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Oil ends lower after a 3-session climb as traders monitor rising Middle East tensions


Oil futures on Monday posted their first loss in four sessions, pulling back from a pop to the upside in Asian trading hours brought on by a drone attack that killed three U.S. troops in Jordan.

A wider Middle East conflict could threaten crude supplies, leaving oil traders on edge, but some analysts expect the U.S. to avoid further escalation of the conflict in the region.

Concerns over China’s economy, and the outlook for energy demand, also helped to keep any oil price gains in check.

Price moves

  • West Texas Intermediate crude for March delivery



    fell $1.23, or 1.6%, to settle at $76.78 a barrel on the New York Mercantile Exchange after posting gains in each of the past three trading sessions.

  • March Brent crude
    the global benchmark, declined by $1.15, or 1.4%, at $82.40 a barrel on ICE Futures Europe. April Brent

    the most actively traded contract, fell $1.12, or nearly 1.4%, at $81.83 a barrel.

  • February gasoline

    declined by 2.9% to $2.23 a gallon, while February heating oil

    lost 0.3% to $2.83 a gallon.

  • Natural gas for February delivery

    settled at $2.49 per million British thermal units, down 8.2%, on the contract’s expiration day.

Market drivers

WTI and Brent crude both popped by more than $1 a barrel in Asian trading hours as traders reacted to the drone attack, which killed three U.S. service members and injured more than 30.

U.S. officials blamed the attack on an Iran-backed militia. President President Biden vowed retaliation.

The deaths of U.S. troops means the Israel-Hamas war “may have entered a new era of risk when it comes to global oil supplies,” Phil Flynn, an analyst at Price Futures Group, told MarketWatch. While the initial price surge faded, “the fundamental outlook is getting dangerously bullish,” he said.

On the other hand, the U.S. administration may choose to “contain the escalation and carry out a limited and local response, for fear of entering the electoral race with more internal pressure to end the raging wars,” said Samer Hasn, market analyst and research team member at XS.com, in emailed commentary.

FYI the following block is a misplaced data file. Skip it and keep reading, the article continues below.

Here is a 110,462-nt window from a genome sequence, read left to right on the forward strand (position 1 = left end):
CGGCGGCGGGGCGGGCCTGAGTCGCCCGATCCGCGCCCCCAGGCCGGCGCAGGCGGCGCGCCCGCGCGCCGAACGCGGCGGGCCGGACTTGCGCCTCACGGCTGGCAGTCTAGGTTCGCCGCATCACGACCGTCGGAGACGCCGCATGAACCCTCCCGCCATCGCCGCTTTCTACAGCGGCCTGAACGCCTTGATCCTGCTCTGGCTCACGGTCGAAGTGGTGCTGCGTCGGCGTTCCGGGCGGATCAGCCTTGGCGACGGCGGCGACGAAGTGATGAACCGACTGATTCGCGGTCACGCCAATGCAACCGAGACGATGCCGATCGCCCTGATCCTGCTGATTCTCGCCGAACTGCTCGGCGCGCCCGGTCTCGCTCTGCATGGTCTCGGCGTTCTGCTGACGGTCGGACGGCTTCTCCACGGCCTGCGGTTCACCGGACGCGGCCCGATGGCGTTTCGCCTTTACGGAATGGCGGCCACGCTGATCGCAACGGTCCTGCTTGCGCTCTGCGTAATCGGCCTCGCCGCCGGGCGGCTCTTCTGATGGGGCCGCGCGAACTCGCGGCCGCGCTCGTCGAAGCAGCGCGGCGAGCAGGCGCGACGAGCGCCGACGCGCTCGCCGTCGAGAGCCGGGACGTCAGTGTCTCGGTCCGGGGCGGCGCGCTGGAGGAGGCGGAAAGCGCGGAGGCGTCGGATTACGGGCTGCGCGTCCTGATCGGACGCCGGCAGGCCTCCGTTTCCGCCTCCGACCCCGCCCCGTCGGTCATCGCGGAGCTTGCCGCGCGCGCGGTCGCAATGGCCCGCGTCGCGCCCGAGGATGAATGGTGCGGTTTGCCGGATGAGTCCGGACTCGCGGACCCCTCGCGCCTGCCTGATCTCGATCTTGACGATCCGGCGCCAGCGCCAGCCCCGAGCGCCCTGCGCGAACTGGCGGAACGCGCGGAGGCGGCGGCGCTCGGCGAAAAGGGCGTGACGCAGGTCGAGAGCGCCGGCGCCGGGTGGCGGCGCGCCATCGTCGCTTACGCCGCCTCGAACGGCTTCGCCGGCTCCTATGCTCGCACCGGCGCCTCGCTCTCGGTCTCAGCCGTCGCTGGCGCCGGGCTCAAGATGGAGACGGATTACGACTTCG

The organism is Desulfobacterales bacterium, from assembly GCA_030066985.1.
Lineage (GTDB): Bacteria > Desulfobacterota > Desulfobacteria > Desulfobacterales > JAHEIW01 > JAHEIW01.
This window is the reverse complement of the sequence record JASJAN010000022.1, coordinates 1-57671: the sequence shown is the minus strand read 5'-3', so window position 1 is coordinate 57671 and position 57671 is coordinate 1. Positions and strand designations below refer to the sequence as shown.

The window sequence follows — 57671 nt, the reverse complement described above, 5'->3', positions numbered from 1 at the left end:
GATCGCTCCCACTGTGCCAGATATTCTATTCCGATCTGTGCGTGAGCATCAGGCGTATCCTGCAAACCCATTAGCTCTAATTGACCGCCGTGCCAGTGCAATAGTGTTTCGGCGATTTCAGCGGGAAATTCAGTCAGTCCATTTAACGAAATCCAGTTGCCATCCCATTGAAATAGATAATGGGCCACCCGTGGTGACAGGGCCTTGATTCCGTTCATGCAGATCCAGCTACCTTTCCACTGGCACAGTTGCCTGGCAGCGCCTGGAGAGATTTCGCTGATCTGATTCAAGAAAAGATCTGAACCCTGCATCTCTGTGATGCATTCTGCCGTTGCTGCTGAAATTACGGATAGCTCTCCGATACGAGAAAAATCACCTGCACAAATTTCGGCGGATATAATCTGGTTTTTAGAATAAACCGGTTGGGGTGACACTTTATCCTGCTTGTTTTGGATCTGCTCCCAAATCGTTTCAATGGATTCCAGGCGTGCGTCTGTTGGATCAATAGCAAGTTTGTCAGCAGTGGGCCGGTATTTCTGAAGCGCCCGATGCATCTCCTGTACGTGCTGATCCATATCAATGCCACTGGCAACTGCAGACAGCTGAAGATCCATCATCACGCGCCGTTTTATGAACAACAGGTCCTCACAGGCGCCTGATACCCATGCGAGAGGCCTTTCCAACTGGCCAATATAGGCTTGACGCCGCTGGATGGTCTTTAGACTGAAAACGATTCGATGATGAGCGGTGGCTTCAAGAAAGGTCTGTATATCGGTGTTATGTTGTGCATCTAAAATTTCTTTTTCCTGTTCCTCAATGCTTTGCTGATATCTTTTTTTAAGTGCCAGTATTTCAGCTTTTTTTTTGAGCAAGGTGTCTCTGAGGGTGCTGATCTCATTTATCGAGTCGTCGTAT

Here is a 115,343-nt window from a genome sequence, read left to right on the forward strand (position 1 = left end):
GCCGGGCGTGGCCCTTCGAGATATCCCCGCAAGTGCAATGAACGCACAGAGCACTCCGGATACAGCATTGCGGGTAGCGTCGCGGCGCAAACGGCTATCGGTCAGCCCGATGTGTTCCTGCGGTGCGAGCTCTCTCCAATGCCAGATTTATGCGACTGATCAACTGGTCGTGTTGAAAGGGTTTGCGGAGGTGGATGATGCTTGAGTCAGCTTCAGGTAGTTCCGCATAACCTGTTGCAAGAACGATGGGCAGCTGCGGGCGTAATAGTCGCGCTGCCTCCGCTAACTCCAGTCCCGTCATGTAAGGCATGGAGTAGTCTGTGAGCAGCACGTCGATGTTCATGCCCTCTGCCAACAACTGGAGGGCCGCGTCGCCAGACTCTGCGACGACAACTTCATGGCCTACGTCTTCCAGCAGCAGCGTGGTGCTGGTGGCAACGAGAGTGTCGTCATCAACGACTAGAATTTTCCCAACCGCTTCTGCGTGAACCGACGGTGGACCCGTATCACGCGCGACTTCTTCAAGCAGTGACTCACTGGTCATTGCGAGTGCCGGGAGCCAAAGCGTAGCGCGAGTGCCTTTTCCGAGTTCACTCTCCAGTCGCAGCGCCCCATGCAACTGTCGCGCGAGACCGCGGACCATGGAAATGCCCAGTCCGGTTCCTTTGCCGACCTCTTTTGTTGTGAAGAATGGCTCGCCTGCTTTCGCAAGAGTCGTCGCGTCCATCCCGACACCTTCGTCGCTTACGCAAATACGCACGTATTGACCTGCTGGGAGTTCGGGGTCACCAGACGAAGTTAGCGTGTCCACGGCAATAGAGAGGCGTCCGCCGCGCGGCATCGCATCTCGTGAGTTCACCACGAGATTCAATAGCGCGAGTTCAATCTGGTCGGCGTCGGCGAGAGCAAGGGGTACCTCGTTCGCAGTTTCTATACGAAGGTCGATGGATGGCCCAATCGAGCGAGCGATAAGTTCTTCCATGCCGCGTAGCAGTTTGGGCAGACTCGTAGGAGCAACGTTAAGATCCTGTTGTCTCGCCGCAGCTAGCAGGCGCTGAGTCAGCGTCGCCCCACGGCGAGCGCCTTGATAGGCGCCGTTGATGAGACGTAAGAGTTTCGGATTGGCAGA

In any case, “it appears that oil markets are still looking more worriedly at the future of oil demand from China than any other geopolitical factor,” Hasn said.

Read: Oil prices fall despite ‘grave escalation’ of Middle East crisis. Here’s why.

Oil futures rallied last week to their highest since November, but with gains attributed in part to production outages in the U.S. and more upbeat expectations around economic growth.

Meanwhile, concerns about the risk of miscalculation in the Middle East are growing, “as rational actors may unintentionally become entangled in an escalatory spiral,” Stephen Innes, managing director at SPI Asset Management, said in a note.

“Given the inherent complexity of Middle East conflicts, achieving a stable outcome in the region appears unlikely at this stage, signaling the potential for continued instability with broad global repercussions where higher oil prices are the chief concern, especially in a severe supply disruption scenario, where maritime traffic in the Strait of Hormuz is [choked] leading to significant rise in prices,” he wrote.

Also see: Natural-gas futures drop over 8%, biggest daily loss in nearly 2 week

In related news Monday, the U.S. Energy Department said that it will buy 3.1 million barrels of crude oil for the Strategic Petroleum Reserve for delivery in May. The oil will be purchased at an average price of $78.14 a barrel, below the average of around $95 that the SPR crude was sold for in 2022.

To date, the Energy Department has purchased a total of 20.13 million barrels of oil for the reserve, and accelerated nearly four million barrels of exchange returns, amid the agency’s efforts to refill the SPR. It said it would issue a new solicitation later this week to buy more oil for the reserve, with a June delivery date.

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